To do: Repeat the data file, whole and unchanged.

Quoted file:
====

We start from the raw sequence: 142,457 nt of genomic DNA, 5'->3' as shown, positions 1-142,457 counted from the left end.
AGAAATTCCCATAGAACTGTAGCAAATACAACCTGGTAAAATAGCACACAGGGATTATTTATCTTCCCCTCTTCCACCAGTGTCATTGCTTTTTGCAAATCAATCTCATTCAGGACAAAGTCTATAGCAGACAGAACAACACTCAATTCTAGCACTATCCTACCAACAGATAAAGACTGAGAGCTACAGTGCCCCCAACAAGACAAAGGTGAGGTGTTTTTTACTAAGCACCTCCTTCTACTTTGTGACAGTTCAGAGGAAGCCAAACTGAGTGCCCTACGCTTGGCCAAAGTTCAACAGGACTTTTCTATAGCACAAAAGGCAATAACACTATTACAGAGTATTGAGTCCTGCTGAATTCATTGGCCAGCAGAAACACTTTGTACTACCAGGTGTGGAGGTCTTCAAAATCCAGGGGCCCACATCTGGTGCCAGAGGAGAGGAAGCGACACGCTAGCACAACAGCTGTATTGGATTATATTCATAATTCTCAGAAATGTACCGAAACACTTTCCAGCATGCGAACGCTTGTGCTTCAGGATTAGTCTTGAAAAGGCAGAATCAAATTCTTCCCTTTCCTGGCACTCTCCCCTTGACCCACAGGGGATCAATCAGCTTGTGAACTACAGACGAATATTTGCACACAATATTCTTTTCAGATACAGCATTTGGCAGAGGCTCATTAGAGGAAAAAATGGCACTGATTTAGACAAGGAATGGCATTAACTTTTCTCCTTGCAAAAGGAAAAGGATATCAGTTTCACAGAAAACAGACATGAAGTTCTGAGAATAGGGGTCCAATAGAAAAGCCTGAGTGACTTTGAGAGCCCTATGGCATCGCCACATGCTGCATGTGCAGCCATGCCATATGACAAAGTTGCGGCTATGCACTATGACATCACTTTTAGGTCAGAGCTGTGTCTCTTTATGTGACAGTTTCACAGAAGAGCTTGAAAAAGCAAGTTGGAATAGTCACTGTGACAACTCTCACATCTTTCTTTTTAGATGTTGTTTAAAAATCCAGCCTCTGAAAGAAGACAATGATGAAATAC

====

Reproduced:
We start from the raw sequence: 142,457 nt of genomic DNA, 5'->3' as shown, positions 1-142,457 counted from the left end.
AGAAATTCCCATAGAACTGTAGCAAATACAACCTGGTAAAATAGCACACAGGGATTATTTATCTTCCCCTCTTCCACCAGTGTCATTGCTTTTTGCAAATCAATCTCATTCAGGACAAAGTCTATAGCAGACAGAACAACACTCAATTCTAGCACTATCCTACCAACAGATAAAGACTGAGAGCTACAGTGCCCCCAACAAGACAAAGGTGAGGTGTTTTTTACTAAGCACCTCCTTCTACTTTGTGACAGTTCAGAGGAAGCCAAACTGAGTGCCCTACGCTTGGCCAAAGTTCAACAGGACTTTTCTATAGCACAAAAGGCAATAACACTATTACAGAGTATTGAGTCCTGCTGAATTCATTGGCCAGCAGAAACACTTTGTACTACCAGGTGTGGAGGTCTTCAAAATCCAGGGGCCCACATCTGGTGCCAGAGGAGAGGAAGCGACACGCTAGCACAACAGCTGTATTGGATTATATTCATAATTCTCAGAAATGTACCGAAACACTTTCCAGCATGCGAACGCTTGTGCTTCAGGATTAGTCTTGAAAAGGCAGAATCAAATTCTTCCCTTTCCTGGCACTCTCCCCTTGACCCACAGGGGATCAATCAGCTTGTGAACTACAGACGAATATTTGCACACAATATTCTTTTCAGATACAGCATTTGGCAGAGGCTCATTAGAGGAAAAAATGGCACTGATTTAGACAAGGAATGGCATTAACTTTTCTCCTTGCAAAAGGAAAAGGATATCAGTTTCACAGAAAACAGACATGAAGTTCTGAGAATAGGGGTCCAATAGAAAAGCCTGAGTGACTTTGAGAGCCCTATGGCATCGCCACATGCTGCATGTGCAGCCATGCCATATGACAAAGTTGCGGCTATGCACTATGACATCACTTTTAGGTCAGAGCTGTGTCTCTTTATGTGACAGTTTCACAGAAGAGCTTGAAAAAGCAAGTTGGAATAGTCACTGTGACAACTCTCACATCTTTCTTTTTAGATGTTGTTTAAAAATCCAGCCTCTGAAAGAAGACAATGATGAAATAC